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Vietnam braces for typhoon Nari
October 15, 2013
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HANOI: Vietnam began evacuating more than 180,000 people on Monday from coastal areas in the path of Typhoon Nari, which killed 13 people and caused widespread damage in the Philippines over the weekend.

Nari is expected to slam into central Vietnam on Tuesday morning, after ripping off rooftops, toppling trees and triggering flash floods in the northern Philippines over the weekend.

“Very strong winds are expected from later on Monday. There might be heavy rains of up to 20 inches over the next few days,” said Bui Minh Tang, head of Vietnam’s national weather forecast centre.

Authorities in the central provinces of Thua Thien Hue and Da Nang were moving roughly 66,000 people in vulnerable coastal area to safety, according to the state-controlled Tuoi Tre newspaper.

Boats have been urged to seek shelter and food has been prepared for residents in case of prolonged flooding, reports said.

Vietnam is hit by around eight to 10 tropical storms every year, often resulting in loss of life and heavy material damage.

Last month Typhoon Wutip left a trail of destruction in the communist state, ripping the roofs off nearly 200,000 houses and leaving several people dead, according to state media. Forty people have been killed in flooding in Vietnam since early September, according to an official toll.

Earlier, a major clean-up operation was under way in the Philippines on Sunday after Typhoon Nari pounded the archipelago’s north, leaving 13 dead, as authorities issued a storm warning for the east of the country.

The military, along with civilian relief workers, struggled to clear roads of toppled trees and power pylons as they rushed to restore vital lifelines wrecked by Saturday’s storm.

“The general situation is getting better, but it would take some time to clear the roads of fallen trees and (electrical) posts,” civil defence office spokesman Reynaldo Balido told reporters.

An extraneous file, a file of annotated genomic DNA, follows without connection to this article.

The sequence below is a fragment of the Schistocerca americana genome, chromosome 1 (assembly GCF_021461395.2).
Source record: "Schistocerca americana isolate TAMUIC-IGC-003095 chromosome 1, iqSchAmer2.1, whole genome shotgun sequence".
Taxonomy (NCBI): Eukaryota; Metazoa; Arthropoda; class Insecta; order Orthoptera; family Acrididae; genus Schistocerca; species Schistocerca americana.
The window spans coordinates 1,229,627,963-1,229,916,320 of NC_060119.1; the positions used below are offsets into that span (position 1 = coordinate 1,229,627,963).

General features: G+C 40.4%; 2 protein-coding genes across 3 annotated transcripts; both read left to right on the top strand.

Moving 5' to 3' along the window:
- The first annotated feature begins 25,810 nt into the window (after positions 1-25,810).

He said power and telecommunication facilities had been restored in affected areas, although some cities and towns in five provinces on Luzon, the country’s most populous island, were without electricity.

Typhoon Nari, the 19th storm to hit the disaster-prone country, tore into the country’s northeast coast early on Saturday and cut a westward path through the farming regions of Luzon.

Thirteen people were killed as the storm ripped off roofs of homes and buildings, toppling trees and triggering flash floods and landslides before blowing away into the South China Sea. The National Disaster Risk Reduction and Management Council said Sunday morning that some agricultural areas remained inundated, although the waters were subsiding.

“The sun is already out, and we should be able to normalise in a few days,” Balido said.

Many of the more than 43,000 people displaced by the storm had also begun returning home as the government lifted all storm warnings there, he said.

However, the state weather bureau issued a warning for the country’s east. It said Tropical Storm Wipha was 1,460 kilometres (900 miles) away and could reach Philippine seas by Monday.

The bureau added that Wipha was expected to move northward and not directly hit the Philippines but Balido said authorities were not taking any chances.

Agence France-Presse

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